on Feb 5, 2015 at 6:49 am
- In her column for The New York Times, Linda Greenhouse argues that if the Court rules in favor of the challengers in the Affordable Care Act case King v. Burwell, it will “have a great deal of explaining to do — not to me, but to history.”
- In the Chicago Tribune, Melissa Harris reports on an appearance at the University of Chicago by Justice Elena Kagan, who discussed – among other things – representation of criminal defendants at the Court and hunting.
- At the blog of the International City/County Management Association, Lisa Soronen discusses last month’s decision in M&G Polymers v. Tackett, arguing that although “arbitrators and courts interpreting public sector contracts are not obligated to follow the Court’s decision in this case, it will likely be persuasive, if not binding, authority.”
- In The Wall Street Journal, Brent Kendall reports on the latest developments in the case of Bobby Chen, whose case the Court granted last year and then dismissed last month after Chen failed to file his opening brief on the merits.
- At Mirror of Justice, Kevin Walsh proposes that Congress enact “mandatory appellate jurisdiction over a set of cases” to “deprive the Supreme Court of discretion to decline to decide that set of cases” and “thereby would curtail the Justices’ exercise of one their most potent powers for pursuing a particular program of constitutional change, namely their agenda-setting authority.”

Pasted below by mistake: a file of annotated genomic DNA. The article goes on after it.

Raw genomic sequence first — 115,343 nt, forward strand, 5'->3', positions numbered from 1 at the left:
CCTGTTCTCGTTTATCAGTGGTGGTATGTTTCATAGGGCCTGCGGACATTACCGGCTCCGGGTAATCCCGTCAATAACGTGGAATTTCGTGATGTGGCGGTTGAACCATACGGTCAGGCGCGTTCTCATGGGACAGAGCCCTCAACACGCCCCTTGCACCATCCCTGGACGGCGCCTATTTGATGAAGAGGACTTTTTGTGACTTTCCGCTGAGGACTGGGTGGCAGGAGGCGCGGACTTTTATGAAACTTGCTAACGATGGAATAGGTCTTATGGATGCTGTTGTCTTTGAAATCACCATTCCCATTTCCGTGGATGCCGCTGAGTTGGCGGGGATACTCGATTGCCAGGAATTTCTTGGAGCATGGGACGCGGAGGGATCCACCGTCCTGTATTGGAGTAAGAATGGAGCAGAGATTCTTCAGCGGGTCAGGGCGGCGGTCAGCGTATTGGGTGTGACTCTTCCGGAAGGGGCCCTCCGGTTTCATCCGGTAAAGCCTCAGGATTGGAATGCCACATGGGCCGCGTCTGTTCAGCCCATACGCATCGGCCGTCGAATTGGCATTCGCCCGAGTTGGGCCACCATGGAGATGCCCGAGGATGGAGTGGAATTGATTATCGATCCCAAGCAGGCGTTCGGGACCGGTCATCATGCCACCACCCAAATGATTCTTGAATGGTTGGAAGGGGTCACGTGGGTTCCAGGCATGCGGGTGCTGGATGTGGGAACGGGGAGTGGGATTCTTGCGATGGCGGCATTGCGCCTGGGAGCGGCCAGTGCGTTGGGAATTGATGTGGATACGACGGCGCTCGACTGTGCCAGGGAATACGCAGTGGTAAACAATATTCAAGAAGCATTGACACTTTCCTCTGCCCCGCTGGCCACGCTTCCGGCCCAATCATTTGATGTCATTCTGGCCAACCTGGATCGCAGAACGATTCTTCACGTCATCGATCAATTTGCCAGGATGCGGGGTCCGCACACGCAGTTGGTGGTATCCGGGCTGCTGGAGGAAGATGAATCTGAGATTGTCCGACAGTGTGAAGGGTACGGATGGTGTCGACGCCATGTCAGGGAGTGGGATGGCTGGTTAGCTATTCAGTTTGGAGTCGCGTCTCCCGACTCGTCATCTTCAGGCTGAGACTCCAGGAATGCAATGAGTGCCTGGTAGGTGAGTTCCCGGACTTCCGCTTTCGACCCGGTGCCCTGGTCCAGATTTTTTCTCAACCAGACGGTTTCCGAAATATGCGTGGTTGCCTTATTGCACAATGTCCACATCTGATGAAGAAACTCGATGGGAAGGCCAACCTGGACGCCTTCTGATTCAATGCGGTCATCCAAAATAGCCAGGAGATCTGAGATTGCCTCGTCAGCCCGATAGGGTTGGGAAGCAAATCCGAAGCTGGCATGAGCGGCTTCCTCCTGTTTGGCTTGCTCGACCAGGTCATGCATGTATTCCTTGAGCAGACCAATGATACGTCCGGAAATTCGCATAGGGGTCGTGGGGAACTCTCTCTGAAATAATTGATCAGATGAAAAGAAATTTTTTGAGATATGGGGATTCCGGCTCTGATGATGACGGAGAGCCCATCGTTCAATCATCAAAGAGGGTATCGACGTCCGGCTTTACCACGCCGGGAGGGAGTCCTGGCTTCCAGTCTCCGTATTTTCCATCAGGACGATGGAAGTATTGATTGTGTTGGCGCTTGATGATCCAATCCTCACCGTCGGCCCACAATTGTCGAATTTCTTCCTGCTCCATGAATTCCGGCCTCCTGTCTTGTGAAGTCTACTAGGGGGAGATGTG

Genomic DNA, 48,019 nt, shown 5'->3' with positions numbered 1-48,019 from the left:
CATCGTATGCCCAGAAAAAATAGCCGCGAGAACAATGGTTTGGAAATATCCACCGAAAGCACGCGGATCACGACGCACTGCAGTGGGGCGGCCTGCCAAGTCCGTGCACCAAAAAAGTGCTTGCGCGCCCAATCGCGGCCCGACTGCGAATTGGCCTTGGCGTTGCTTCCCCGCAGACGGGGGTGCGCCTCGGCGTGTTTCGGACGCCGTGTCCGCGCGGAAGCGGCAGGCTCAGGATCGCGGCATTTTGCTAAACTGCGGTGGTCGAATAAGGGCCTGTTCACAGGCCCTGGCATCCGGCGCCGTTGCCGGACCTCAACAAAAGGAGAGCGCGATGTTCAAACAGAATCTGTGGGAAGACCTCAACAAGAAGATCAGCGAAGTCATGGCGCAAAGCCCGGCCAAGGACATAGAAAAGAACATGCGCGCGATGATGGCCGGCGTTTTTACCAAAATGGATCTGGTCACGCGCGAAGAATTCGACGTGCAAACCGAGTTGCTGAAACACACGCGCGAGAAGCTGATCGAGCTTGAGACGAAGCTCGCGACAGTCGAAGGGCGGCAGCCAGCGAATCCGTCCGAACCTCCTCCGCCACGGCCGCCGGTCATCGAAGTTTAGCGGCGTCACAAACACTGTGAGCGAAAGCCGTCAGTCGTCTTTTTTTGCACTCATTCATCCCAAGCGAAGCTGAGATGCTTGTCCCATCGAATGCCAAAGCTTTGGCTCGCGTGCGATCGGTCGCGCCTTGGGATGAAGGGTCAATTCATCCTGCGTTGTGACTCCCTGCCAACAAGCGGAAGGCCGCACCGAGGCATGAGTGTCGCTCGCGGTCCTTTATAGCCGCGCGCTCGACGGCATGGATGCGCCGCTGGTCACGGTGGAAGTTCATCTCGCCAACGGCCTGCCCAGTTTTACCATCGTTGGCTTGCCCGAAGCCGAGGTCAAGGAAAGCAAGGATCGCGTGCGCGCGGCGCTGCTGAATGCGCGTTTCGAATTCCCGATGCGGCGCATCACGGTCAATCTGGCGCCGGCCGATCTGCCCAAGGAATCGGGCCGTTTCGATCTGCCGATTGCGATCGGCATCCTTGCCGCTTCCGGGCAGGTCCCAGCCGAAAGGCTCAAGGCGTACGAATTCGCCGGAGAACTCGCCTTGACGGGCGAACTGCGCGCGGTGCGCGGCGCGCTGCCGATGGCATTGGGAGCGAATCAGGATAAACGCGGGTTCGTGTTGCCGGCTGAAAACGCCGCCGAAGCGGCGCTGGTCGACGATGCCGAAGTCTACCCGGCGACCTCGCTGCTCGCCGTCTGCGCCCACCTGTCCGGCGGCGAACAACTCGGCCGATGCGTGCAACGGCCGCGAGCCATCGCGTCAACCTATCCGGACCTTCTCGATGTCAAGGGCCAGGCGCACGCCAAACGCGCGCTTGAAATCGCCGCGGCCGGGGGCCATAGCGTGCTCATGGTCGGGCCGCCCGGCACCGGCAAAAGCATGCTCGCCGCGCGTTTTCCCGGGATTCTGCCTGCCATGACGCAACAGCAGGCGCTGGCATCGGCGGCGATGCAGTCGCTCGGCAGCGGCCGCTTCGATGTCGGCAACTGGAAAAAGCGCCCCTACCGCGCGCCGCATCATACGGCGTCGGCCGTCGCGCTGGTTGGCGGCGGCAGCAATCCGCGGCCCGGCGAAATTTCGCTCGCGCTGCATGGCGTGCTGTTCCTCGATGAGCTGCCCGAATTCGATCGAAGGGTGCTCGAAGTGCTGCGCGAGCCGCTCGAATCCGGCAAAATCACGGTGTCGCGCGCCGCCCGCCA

- At PrawfsBlawg, Richard Re considers the Court’s treatment of newly raised issues and concludes that, “in traditional disputes, waiver and forfeiture rules are most stringently enforced. But in cases that declare widely applicable legal rules, additional factors come into play.”
[Disclosure: Goldstein & Russell, P.C., whose attorneys contribute to this blog in various capacities, filed an amicus brief in support of neither party in M&G Polymers. However, I am not affiliated with the firm.]
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